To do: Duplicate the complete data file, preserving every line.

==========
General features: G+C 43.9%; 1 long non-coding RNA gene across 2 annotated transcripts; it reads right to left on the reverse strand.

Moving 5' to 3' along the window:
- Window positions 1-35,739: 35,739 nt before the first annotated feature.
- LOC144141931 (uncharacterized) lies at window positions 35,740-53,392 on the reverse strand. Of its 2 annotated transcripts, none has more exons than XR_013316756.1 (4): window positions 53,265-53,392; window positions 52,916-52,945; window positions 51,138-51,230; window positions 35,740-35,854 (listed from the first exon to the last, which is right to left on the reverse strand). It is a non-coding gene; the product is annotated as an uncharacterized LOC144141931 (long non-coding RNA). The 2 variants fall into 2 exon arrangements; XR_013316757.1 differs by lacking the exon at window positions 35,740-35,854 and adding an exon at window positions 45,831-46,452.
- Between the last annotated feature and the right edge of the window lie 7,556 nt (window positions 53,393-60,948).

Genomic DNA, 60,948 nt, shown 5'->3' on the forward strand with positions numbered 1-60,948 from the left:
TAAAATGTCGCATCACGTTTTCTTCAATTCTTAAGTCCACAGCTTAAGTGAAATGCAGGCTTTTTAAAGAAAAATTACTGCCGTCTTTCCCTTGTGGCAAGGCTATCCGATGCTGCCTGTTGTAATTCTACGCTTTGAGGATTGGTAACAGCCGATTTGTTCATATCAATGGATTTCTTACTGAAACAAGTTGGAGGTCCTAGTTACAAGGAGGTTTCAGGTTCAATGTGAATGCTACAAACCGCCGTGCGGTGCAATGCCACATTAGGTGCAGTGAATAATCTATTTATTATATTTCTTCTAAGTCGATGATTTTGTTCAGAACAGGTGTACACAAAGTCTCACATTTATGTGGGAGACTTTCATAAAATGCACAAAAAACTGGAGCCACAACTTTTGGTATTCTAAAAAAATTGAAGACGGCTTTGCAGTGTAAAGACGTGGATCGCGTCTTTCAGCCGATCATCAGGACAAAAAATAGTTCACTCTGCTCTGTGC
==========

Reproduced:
General features: G+C 43.9%; 1 long non-coding RNA gene across 2 annotated transcripts; it reads right to left on the reverse strand.

Moving 5' to 3' along the window:
- Window positions 1-35,739: 35,739 nt before the first annotated feature.
- LOC144141931 (uncharacterized) lies at window positions 35,740-53,392 on the reverse strand. Of its 2 annotated transcripts, none has more exons than XR_013316756.1 (4): window positions 53,265-53,392; window positions 52,916-52,945; window positions 51,138-51,230; window positions 35,740-35,854 (listed from the first exon to the last, which is right to left on the reverse strand). It is a non-coding gene; the product is annotated as an uncharacterized LOC144141931 (long non-coding RNA). The 2 variants fall into 2 exon arrangements; XR_013316757.1 differs by lacking the exon at window positions 35,740-35,854 and adding an exon at window positions 45,831-46,452.
- Between the last annotated feature and the right edge of the window lie 7,556 nt (window positions 53,393-60,948).

Genomic DNA, 60,948 nt, shown 5'->3' on the forward strand with positions numbered 1-60,948 from the left:
TAAAATGTCGCATCACGTTTTCTTCAATTCTTAAGTCCACAGCTTAAGTGAAATGCAGGCTTTTTAAAGAAAAATTACTGCCGTCTTTCCCTTGTGGCAAGGCTATCCGATGCTGCCTGTTGTAATTCTACGCTTTGAGGATTGGTAACAGCCGATTTGTTCATATCAATGGATTTCTTACTGAAACAAGTTGGAGGTCCTAGTTACAAGGAGGTTTCAGGTTCAATGTGAATGCTACAAACCGCCGTGCGGTGCAATGCCACATTAGGTGCAGTGAATAATCTATTTATTATATTTCTTCTAAGTCGATGATTTTGTTCAGAACAGGTGTACACAAAGTCTCACATTTATGTGGGAGACTTTCATAAAATGCACAAAAAACTGGAGCCACAACTTTTGGTATTCTAAAAAAATTGAAGACGGCTTTGCAGTGTAAAGACGTGGATCGCGTCTTTCAGCCGATCATCAGGACAAAAAATAGTTCACTCTGCTCTGTGC